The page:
With the Kamloops Regional Farmers' Market wrapping up on Saturday, Oct. 31, those running the show are looking back at operations during a market season that was anything but normal.
Market manager Greg Unger said running the market during a pandemic has been an ongoing process, from getting vendors on board with wearing masks to stopping customers from congregating.
To help, Unger has been able to follow the advice of the BC Centre for Disease Control and the British Columbia Association of Farmers' Markets, which have provided some information on best practices.
“There was even a period where we weren’t even sure if we’d be able to operate this year,” Unger said.
But once it was determined how the market could operate, local vendors were back in business and Unger said adjustments were made based on public feedback.
At times, people were concerned with how busy the market was, prompting staff to break up groups of people and those socializing. Eventually, organizers implemented lineups and restricted the number of shoppers allowed in the market space at any given time.
The Saturday market (the last one is on Halloween, from 8 a.m. to 12:30 p.m.) take place on St. Paul Street between Second and Third avenues. The Wednesday market (the final one was held on Oct. 28) took place on Victoria Street, between Third and Fourth Avenues.
The pull-back on those mingling and socializing is something Unger said was hard to do.
“That’s one of my favourite things about the market, is the social atmosphere. I had a lot of trouble, personally, with that. I didn’t want to do away with that,” he said, recalling times he would have to ask people to continue their conversations in more wide open spaces elsewhere.
Another change to the market this year, prompted by the need for physical distancing, was the closure of Victoria Street to vehicle traffic on Wednesdays, allowing vendors to spill out into the street.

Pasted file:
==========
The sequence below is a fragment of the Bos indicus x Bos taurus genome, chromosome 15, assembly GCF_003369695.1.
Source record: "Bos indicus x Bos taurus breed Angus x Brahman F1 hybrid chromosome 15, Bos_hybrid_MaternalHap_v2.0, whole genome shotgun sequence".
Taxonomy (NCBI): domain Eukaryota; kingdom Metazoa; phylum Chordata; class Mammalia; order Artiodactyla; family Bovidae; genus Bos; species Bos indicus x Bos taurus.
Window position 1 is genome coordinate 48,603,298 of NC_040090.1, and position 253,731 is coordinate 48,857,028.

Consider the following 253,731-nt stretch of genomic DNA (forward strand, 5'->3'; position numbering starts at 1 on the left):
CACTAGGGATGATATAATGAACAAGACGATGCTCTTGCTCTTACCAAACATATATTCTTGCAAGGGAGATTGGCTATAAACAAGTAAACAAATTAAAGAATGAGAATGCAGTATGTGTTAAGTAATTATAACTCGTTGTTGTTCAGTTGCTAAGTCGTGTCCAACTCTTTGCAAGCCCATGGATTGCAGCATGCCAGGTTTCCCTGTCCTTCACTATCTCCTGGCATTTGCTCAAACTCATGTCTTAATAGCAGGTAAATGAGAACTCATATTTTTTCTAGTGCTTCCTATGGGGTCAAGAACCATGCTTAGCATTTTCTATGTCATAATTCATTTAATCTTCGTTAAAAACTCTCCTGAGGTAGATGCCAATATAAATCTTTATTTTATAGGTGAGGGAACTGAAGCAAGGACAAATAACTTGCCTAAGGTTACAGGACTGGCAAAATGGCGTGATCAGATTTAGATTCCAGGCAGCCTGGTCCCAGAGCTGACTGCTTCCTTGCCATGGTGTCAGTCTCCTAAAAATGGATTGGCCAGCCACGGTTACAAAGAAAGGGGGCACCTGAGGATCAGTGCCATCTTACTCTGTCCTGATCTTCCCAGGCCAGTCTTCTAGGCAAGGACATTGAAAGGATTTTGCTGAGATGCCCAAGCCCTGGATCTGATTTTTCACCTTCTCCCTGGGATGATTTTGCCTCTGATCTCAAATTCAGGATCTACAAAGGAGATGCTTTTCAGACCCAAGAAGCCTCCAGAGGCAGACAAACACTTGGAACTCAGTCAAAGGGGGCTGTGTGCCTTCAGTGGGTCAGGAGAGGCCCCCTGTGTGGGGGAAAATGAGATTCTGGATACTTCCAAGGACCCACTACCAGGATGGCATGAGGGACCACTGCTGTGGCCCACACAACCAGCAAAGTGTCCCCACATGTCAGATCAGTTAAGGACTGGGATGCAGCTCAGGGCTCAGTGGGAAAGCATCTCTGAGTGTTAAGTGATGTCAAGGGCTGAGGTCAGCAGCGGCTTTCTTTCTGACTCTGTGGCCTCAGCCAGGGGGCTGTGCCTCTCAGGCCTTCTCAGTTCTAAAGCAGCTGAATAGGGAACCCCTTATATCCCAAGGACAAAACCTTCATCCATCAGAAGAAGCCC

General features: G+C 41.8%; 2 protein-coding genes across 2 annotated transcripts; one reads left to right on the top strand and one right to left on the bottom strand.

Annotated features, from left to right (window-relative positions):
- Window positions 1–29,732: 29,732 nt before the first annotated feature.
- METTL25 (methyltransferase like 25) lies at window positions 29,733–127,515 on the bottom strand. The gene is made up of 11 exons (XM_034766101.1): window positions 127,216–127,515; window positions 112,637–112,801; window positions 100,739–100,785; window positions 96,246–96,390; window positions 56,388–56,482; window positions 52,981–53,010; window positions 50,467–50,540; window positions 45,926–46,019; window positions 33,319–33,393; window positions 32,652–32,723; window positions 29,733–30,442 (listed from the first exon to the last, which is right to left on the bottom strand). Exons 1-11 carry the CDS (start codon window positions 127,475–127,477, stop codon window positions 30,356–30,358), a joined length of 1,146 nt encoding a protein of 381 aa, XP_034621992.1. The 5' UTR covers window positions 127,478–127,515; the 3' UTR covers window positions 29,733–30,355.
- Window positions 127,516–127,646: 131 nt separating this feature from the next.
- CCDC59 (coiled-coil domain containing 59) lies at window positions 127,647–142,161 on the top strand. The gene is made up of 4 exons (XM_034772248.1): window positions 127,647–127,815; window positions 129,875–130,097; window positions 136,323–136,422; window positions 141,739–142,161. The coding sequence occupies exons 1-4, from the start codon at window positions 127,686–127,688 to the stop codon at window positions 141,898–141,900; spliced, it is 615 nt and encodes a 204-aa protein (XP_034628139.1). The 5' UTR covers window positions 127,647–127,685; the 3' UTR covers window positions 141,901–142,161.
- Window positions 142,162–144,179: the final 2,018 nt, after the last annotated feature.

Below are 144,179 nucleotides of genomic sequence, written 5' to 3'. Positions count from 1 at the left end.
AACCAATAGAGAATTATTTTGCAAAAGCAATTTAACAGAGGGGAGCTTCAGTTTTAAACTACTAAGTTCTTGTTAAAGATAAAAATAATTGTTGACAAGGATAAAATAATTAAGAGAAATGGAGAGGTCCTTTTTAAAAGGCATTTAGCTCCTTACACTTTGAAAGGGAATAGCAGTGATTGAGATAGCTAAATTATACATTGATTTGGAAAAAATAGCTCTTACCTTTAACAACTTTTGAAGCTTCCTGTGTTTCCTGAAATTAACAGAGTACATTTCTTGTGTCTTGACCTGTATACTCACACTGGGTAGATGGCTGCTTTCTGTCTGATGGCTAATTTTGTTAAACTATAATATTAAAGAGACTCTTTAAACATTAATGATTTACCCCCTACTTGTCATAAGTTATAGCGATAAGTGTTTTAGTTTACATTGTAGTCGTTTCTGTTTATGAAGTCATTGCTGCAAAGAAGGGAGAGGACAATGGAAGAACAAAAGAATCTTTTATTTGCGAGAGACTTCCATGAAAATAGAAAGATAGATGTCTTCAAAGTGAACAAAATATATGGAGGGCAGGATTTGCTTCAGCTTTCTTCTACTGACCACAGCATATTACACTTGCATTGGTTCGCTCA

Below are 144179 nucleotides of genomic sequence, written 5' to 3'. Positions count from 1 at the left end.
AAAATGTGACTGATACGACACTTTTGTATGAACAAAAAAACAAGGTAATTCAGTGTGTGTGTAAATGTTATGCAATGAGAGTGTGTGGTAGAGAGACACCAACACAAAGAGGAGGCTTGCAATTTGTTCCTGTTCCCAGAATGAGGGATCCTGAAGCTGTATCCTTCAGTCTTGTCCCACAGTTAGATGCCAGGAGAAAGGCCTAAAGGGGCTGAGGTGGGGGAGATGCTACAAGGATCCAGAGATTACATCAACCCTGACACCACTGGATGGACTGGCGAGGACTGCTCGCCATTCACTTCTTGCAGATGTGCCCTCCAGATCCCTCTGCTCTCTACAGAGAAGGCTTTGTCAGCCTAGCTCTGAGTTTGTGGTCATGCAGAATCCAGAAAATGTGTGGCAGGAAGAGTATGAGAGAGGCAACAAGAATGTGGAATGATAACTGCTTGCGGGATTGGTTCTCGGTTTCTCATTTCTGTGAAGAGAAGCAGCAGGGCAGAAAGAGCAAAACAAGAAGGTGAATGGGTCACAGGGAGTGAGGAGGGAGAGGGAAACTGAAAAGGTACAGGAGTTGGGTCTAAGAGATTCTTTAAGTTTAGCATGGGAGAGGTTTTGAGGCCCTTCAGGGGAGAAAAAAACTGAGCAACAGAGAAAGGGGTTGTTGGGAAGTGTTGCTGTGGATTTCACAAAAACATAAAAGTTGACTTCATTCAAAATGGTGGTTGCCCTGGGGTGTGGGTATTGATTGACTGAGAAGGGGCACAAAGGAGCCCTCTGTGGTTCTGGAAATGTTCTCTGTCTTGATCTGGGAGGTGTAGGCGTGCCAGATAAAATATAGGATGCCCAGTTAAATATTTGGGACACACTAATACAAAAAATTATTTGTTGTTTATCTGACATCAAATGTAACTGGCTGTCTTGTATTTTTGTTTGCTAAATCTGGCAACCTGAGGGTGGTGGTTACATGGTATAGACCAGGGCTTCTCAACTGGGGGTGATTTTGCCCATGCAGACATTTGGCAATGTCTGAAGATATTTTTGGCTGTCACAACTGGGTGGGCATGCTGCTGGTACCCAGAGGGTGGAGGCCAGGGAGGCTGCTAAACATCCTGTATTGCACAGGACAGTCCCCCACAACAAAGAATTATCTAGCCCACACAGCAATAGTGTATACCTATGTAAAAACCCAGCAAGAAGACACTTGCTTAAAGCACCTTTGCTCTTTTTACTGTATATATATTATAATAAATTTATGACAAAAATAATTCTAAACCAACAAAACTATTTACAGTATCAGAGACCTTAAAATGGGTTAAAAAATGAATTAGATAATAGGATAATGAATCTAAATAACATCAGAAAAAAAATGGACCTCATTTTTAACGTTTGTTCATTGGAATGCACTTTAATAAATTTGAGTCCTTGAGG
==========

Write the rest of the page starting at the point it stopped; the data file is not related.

“People were just saying they thought the Wednesday market was just too crowded. It wasn't possible for people to safely distance,” Unger said of the site when it was restricted to the sidewalk.
Unger said vendors were overall “largely supportive” of the pandemic precautions made this year, although some were not on board with masks and saw no need to wear them.
Masks were recommended, but never made mandatory. The reason for that, Unger said, is that he “values the diversity of our vendors and all of their different opinions,” with some people acknowledging the science behind masks’ value and others being less cautious due to the outdoor setting.
Unger said measures taken overall did impact sales, however.
“It’s been a lean year for most of the vendors, but that’s kind of how it’s been for retail across the board,” he said.
Dieter Dudy, who sells goods from his Thistle Farms operation at the market, said his sales are down 10 to 15 per cent over 2019.
“As far as I’m concerned, that is quite a roaring success for this year,” Dudy told KTW.
As for the street closures, Dudy said as a result of the change, some Wednesday markets performed better than their Saturday counterparts, which he noted in the past has been “unheard of.”
“Normally, my Wednesdays would represent about 60 per cent of what I’d do on Saturdays, and actually on three separate Wednesdays, I outdid my Saturdays,” Dudy said.
The market also took advantage of a grant from the Ministry of Agriculture, allowing online sales using a service called Local Line.
“It was used somewhat in the early stages. April and May were definitely when we saw the most use out of it,” Unger said.
The market will continue to offer goods online via Local Line over the winter, but continued use beyond that would first need to be discussed and would depend on the price point of the service going forward, according to Unger.
“Most people actually want to come to the physical market,” he said.